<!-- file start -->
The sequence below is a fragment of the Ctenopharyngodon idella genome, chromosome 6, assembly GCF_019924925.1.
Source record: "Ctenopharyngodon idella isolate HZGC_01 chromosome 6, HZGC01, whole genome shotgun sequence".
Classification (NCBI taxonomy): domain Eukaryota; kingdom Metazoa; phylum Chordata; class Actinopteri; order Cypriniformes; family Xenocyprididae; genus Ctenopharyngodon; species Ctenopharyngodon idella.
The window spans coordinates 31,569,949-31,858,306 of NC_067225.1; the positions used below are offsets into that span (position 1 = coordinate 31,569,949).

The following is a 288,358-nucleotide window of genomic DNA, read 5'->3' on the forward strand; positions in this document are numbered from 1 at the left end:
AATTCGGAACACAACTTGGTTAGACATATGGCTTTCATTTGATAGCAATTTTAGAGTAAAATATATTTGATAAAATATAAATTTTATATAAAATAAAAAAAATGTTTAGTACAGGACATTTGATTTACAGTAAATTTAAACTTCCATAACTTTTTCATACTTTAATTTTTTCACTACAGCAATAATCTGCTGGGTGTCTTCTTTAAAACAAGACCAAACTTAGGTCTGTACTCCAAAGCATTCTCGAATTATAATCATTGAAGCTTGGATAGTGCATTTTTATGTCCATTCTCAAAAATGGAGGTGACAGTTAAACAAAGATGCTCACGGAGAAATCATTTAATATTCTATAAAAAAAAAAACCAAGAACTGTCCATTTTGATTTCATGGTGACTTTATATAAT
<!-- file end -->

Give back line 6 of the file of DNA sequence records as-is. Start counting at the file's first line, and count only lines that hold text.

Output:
AATTCGGAACACAACTTGGTTAGACATATGGCTTTCATTTGATAGCAATTTTAGAGTAAAATATATTTGATAAAATATAAATTTTATATAAAATAAAAAAAATGTTTAGTACAGGACATTTGATTTACAGTAAATTTAAACTTCCATAACTTTTTCATACTTTAATTTTTTCACTACAGCAATAATCTGCTGGGTGTCTTCTTTAAAACAAGACCAAACTTAGGTCTGTACTCCAAAGCATTCTCGAATTATAATCATTGAAGCTTGGATAGTGCATTTTTATGTCCATTCTCAAAAATGGAGGTGACAGTTAAACAAAGATGCTCACGGAGAAATCATTTAATATTCTATAAAAAAAAAAACCAAGAACTGTCCATTTTGATTTCATGGTGACTTTATATAAT